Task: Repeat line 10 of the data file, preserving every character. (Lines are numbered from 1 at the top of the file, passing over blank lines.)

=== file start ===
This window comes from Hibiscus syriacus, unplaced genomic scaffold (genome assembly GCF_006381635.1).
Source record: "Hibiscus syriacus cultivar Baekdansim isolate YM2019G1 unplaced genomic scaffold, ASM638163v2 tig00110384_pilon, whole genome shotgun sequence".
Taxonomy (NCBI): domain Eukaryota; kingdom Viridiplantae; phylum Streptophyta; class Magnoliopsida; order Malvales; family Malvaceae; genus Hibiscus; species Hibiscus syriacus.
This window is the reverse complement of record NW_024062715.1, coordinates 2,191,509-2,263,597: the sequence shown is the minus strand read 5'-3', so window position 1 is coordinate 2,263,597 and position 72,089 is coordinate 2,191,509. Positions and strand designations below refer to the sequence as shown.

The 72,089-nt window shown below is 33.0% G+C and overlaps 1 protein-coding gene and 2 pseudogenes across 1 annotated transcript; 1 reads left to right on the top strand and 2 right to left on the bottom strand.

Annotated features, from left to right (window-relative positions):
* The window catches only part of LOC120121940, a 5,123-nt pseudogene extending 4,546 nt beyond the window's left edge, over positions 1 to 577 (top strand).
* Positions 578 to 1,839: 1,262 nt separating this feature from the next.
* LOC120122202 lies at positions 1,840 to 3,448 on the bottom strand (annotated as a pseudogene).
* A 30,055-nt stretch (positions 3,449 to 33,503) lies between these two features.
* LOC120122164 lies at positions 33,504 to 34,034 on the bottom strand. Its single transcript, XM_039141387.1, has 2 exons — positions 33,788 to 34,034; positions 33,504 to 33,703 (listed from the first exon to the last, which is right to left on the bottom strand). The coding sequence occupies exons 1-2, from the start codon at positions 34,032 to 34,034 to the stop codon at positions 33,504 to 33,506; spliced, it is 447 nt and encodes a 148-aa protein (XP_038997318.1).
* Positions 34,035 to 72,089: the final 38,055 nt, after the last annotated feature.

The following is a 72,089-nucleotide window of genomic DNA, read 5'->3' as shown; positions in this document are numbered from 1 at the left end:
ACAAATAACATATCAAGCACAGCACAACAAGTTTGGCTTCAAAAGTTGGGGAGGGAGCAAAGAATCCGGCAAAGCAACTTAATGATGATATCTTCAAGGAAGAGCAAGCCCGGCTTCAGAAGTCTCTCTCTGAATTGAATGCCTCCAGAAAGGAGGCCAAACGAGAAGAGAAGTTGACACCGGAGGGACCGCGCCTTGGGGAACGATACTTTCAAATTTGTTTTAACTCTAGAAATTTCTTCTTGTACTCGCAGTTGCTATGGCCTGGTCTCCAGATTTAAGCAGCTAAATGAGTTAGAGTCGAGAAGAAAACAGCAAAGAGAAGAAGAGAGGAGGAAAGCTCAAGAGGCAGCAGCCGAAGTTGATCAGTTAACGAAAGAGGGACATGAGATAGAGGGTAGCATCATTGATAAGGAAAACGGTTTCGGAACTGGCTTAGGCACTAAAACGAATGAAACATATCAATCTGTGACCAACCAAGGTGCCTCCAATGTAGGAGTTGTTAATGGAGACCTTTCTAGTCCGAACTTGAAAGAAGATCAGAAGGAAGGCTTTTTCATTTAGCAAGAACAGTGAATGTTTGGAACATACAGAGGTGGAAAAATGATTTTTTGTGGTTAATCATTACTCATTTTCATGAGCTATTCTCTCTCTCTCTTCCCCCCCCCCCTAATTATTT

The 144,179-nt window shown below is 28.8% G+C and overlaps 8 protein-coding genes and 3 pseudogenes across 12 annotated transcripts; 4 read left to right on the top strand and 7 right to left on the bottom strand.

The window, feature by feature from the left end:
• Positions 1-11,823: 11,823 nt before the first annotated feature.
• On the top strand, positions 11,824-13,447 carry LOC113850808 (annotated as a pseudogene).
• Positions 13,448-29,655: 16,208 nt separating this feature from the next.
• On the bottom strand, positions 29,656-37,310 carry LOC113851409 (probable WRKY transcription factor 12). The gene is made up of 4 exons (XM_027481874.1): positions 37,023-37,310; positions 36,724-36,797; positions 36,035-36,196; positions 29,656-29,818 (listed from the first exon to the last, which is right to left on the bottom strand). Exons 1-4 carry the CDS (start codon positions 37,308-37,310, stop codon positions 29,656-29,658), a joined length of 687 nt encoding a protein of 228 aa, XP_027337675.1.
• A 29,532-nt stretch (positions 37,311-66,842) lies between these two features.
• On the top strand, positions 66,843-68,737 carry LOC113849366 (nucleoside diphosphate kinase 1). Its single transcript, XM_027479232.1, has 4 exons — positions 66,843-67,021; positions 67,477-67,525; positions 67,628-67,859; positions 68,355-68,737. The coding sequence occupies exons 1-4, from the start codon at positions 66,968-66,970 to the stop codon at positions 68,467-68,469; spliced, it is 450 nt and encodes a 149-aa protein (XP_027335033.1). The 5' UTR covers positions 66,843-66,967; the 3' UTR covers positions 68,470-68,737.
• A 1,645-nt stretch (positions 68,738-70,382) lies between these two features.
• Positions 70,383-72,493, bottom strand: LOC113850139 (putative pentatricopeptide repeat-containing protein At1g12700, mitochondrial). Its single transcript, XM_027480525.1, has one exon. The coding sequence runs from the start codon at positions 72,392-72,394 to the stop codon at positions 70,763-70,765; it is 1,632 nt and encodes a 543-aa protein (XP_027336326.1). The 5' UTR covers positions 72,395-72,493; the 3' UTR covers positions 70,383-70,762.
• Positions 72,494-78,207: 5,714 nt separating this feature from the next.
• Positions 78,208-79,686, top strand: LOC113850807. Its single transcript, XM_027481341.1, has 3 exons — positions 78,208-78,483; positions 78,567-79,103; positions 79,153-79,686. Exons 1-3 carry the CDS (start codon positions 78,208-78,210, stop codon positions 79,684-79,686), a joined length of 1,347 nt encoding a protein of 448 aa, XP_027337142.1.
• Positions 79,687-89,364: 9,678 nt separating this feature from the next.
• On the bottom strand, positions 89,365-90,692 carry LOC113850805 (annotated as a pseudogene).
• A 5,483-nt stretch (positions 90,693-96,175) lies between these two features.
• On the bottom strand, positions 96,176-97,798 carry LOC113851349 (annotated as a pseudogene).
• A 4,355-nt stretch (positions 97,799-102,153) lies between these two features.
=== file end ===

* A 30,055-nt stretch (positions 3,449 to 33,503) lies between these two features.